Subject: Re: Exposure to the right and tone placement
Since you asked. I have looked at the Norman Koren articles. He has excellent and useful information. I have also seen the Luminous Landscape articles. I do not agree with those conclusions. A major problem is that they are based on images with little or no shadows and sometimes very few mid tones as well. Thus the conclusions are misleading.
This Koren article is primarily based on display and printing. I see only a cursory discussion of proper exposure here. But the rest of his information is accurate.
My only disagreement with this is the chart that equates digital bits to exposure zones. His chart showing 11 normalized exposure zones is excellent if you could only remove the columns that equate bits to levels and zones. This is the misleading part.
Levels are not lost when converting from 16-bit to 8-bit. You still have these same 11 zones. These are still min and max values (0 and 1 normalized). Most important, they are still scaler integer values, not bits. What is lost is granularity within the zones. Thus, an 8-bit image has less detail. I think most everyone would agree with that, though few can claim to actually see the difference. I am not saying that 8-bit and 16-bit images are equal. I am saying that literally equating the bits to levels is misleading.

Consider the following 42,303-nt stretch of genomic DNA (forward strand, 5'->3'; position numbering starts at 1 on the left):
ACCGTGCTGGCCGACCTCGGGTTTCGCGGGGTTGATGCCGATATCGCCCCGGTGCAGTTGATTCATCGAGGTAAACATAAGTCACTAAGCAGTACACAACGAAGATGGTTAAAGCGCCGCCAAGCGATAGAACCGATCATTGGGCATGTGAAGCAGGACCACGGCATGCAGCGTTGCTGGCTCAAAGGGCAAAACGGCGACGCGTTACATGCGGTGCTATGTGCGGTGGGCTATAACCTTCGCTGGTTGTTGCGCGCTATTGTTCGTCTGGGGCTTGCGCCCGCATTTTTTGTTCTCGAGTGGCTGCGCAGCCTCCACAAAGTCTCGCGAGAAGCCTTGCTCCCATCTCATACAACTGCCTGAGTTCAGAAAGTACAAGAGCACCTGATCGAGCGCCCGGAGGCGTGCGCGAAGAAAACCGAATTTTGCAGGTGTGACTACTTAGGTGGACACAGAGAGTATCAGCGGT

Some scenes contain more that 11 zones of dynamic range. Many if not most, contain less. Proper exposure depends on what details you want the viewer to focus on. Metering is based on the mid point. That is all.
On a starlit night you see almost no color and a lack of image detail. If you look directly at the sun, you will see nothing else and you will certainly not see details on the surface. Look long enough and you can become permanently blind. Your camera behaves the same way.
If you want highlight details in a very bright scene, expose to the right is a very good paradigm. If thatís the only tool you rely on, you will miss some important shots.
If your exposure setting didnít match your image objectives, raw processing and higher bit depths provide some very welcome latitude. But even this has its limits. All these digital tools are wonderful, but they do not make photographic fundamentals and common sense obsolete.
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